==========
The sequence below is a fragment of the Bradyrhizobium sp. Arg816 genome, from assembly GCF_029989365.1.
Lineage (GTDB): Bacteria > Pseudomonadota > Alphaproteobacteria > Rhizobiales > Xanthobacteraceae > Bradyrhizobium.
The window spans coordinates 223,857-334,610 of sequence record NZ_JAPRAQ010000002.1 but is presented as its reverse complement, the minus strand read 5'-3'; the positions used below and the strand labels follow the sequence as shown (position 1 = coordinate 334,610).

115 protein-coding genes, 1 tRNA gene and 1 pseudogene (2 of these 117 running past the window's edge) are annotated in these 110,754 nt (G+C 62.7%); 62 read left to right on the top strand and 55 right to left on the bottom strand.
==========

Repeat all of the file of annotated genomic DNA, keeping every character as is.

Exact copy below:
The sequence below is a fragment of the Bradyrhizobium sp. Arg816 genome, from assembly GCF_029989365.1.
Lineage (GTDB): Bacteria > Pseudomonadota > Alphaproteobacteria > Rhizobiales > Xanthobacteraceae > Bradyrhizobium.
The window spans coordinates 223,857-334,610 of sequence record NZ_JAPRAQ010000002.1 but is presented as its reverse complement, the minus strand read 5'-3'; the positions used below and the strand labels follow the sequence as shown (position 1 = coordinate 334,610).

115 protein-coding genes, 1 tRNA gene and 1 pseudogene (2 of these 117 running past the window's edge) are annotated in these 110,754 nt (G+C 62.7%); 62 read left to right on the top strand and 55 right to left on the bottom strand.